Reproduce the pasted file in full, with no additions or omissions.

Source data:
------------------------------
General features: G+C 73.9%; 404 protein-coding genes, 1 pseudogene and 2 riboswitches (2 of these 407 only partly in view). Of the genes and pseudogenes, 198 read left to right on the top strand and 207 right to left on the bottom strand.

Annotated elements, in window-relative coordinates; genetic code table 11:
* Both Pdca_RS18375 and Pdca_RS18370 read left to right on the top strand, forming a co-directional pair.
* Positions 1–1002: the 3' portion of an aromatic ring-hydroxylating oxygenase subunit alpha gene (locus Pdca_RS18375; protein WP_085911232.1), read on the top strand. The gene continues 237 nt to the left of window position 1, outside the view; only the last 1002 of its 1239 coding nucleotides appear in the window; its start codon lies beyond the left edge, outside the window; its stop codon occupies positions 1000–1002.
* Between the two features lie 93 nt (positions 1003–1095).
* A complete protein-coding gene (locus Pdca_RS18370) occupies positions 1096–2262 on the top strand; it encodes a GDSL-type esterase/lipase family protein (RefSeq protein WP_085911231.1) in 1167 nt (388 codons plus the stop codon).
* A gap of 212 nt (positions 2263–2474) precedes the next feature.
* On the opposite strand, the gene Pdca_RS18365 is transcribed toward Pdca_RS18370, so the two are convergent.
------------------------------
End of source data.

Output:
General features: G+C 73.9%; 404 protein-coding genes, 1 pseudogene and 2 riboswitches (2 of these 407 only partly in view). Of the genes and pseudogenes, 198 read left to right on the top strand and 207 right to left on the bottom strand.

Annotated elements, in window-relative coordinates; genetic code table 11:
* Both Pdca_RS18375 and Pdca_RS18370 read left to right on the top strand, forming a co-directional pair.
* Positions 1–1002: the 3' portion of an aromatic ring-hydroxylating oxygenase subunit alpha gene (locus Pdca_RS18375; protein WP_085911232.1), read on the top strand. The gene continues 237 nt to the left of window position 1, outside the view; only the last 1002 of its 1239 coding nucleotides appear in the window; its start codon lies beyond the left edge, outside the window; its stop codon occupies positions 1000–1002.
* Between the two features lie 93 nt (positions 1003–1095).
* A complete protein-coding gene (locus Pdca_RS18370) occupies positions 1096–2262 on the top strand; it encodes a GDSL-type esterase/lipase family protein (RefSeq protein WP_085911231.1) in 1167 nt (388 codons plus the stop codon).
* A gap of 212 nt (positions 2263–2474) precedes the next feature.
* On the opposite strand, the gene Pdca_RS18365 is transcribed toward Pdca_RS18370, so the two are convergent.